Demand for debt relief services is created when lenders extend and consumers get overloaded and need to seek a remedy for the growing burden of debt. If lenders don’t extend credit there is going to be less of a demand for debt relief providers.
A recent Wall Street Journal article by Mark Whitehouse points out further evidence why the debt relief service provider market is seeing less demand.
From the recent Federal Reserve Data Whitehouse discovered that while there has been a $822 billion reduction in consumer debt it is not the result of consumers becoming better money managers. It is the result of bank charge offs.
Prior to 2008 consumers were adding debt at about a 10% annualized rate. That was good news for debt relief providers. But from 2008 to 2010 consumers have added debt at only a 0.5% annualized rate. That’s horrible news for debt relief providers.
Consumers appear to have more room to take on debt. Current debt service ratios, the ratio of debt payments to disposable personal income, was at 11.75% 2010 Q4. The last time it was that low was 1998 Q1 (A) before creditors went crazy extending easy credit. The peak was 13.95% in 2007 Q3 (B). and it has been a downhill slide since then.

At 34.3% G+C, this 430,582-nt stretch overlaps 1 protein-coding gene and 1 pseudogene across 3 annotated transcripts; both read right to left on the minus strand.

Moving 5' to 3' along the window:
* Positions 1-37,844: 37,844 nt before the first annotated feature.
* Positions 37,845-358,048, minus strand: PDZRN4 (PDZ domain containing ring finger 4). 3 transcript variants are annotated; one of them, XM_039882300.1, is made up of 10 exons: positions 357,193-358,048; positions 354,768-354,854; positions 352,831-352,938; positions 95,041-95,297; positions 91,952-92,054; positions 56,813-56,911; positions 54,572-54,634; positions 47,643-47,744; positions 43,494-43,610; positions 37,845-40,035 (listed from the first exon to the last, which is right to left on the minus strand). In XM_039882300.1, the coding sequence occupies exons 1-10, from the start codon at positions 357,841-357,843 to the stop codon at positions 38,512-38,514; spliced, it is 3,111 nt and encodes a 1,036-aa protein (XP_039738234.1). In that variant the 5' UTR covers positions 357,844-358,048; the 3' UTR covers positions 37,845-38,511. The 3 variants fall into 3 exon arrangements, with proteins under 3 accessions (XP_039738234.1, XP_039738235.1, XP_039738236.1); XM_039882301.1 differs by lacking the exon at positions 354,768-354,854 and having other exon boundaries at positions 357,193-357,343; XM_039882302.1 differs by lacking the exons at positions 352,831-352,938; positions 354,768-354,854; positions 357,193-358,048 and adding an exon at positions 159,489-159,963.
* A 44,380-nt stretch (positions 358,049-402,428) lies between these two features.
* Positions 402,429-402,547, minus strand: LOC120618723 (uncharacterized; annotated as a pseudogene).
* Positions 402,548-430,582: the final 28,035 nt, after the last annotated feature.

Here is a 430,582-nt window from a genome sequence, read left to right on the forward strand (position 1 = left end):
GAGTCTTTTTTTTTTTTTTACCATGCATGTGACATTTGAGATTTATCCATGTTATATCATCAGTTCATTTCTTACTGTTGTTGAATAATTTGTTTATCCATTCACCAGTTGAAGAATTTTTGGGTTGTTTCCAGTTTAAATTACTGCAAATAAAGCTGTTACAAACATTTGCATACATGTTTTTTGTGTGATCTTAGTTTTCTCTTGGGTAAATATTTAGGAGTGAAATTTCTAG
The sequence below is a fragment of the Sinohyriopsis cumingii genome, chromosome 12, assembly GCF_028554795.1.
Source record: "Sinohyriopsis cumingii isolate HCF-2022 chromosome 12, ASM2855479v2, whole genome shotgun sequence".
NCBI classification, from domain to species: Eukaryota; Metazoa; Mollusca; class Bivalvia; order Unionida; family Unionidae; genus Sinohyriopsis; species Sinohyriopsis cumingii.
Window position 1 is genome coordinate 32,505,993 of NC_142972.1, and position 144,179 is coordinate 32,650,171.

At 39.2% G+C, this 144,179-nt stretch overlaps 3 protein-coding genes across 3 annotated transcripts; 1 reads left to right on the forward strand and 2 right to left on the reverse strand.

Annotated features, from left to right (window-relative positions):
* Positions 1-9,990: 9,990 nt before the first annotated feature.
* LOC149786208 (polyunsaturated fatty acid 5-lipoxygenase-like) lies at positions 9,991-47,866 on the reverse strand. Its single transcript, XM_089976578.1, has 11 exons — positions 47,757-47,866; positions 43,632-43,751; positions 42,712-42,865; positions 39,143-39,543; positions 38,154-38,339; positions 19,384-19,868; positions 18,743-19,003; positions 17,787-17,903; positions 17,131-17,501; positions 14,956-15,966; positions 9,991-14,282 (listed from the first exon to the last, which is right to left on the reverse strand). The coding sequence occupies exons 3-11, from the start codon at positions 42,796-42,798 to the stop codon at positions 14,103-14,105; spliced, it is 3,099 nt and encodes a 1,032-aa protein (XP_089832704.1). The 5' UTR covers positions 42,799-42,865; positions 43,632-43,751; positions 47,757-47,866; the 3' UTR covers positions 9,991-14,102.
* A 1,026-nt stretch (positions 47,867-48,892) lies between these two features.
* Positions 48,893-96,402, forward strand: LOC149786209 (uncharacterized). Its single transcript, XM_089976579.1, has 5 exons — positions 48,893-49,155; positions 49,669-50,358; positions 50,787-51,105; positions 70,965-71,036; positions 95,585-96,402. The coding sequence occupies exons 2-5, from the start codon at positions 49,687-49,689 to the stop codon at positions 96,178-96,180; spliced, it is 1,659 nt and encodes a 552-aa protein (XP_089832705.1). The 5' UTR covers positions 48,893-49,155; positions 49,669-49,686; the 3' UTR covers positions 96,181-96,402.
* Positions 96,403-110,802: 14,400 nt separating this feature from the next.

The last time it was around the current percentage was 1991 Q1 (C) which marked the economic recession we experienced in the late 1980s that led to my own bankruptcy filing in 1990. That point at C was not yet the bottom, just a point on the decline to continue.
After that economic decline, where the bottom was reached in 1993 Q4 at 10.73% (D) it took 14 years of easy credit to reach the peak demands experienced by debt relief providers in 2008 and 2009.
For debt relief providers the demand for services is going to continue to shrink as long as the lenders don’t loosen up and begin extending credit easily again. The pool of potential clients for debt relief services is just continuing to get smaller every single day as the amount of time passes from the peak at B.
Once banks begin to loosen up again and start to extend easier credit it should take an additional year or two before the demand for debt relief services begins to increase again from the bottom, whenever that occurs.
Until then we should expect to see a further reduction in the number of viable debt relief providers as the market consolidates due to the lessening demand.
Federal Reserve Data Points Out Less Need for Debt Relief Providers by Steve Rhode
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